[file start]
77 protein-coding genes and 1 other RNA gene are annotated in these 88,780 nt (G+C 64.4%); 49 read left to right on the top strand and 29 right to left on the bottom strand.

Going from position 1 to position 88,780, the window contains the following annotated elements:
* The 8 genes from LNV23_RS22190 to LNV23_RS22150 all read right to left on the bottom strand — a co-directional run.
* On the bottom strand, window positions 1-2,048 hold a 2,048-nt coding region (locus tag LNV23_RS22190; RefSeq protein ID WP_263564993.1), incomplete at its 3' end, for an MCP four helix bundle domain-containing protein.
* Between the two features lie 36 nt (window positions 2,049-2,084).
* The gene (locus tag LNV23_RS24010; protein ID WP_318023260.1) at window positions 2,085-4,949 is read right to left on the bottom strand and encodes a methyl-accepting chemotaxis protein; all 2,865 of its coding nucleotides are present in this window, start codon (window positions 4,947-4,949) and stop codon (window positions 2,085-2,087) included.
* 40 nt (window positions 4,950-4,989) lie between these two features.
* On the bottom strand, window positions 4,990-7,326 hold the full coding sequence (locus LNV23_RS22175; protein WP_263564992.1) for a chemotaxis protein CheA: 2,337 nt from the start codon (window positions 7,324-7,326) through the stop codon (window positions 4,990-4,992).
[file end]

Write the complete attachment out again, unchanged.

77 protein-coding genes and 1 other RNA gene are annotated in these 88,780 nt (G+C 64.4%); 49 read left to right on the top strand and 29 right to left on the bottom strand.

Going from position 1 to position 88,780, the window contains the following annotated elements:
* The 8 genes from LNV23_RS22190 to LNV23_RS22150 all read right to left on the bottom strand — a co-directional run.
* On the bottom strand, window positions 1-2,048 hold a 2,048-nt coding region (locus tag LNV23_RS22190; RefSeq protein ID WP_263564993.1), incomplete at its 3' end, for an MCP four helix bundle domain-containing protein.
* Between the two features lie 36 nt (window positions 2,049-2,084).
* The gene (locus tag LNV23_RS24010; protein ID WP_318023260.1) at window positions 2,085-4,949 is read right to left on the bottom strand and encodes a methyl-accepting chemotaxis protein; all 2,865 of its coding nucleotides are present in this window, start codon (window positions 4,947-4,949) and stop codon (window positions 2,085-2,087) included.
* 40 nt (window positions 4,950-4,989) lie between these two features.
* On the bottom strand, window positions 4,990-7,326 hold the full coding sequence (locus LNV23_RS22175; protein WP_263564992.1) for a chemotaxis protein CheA: 2,337 nt from the start codon (window positions 7,324-7,326) through the stop codon (window positions 4,990-4,992).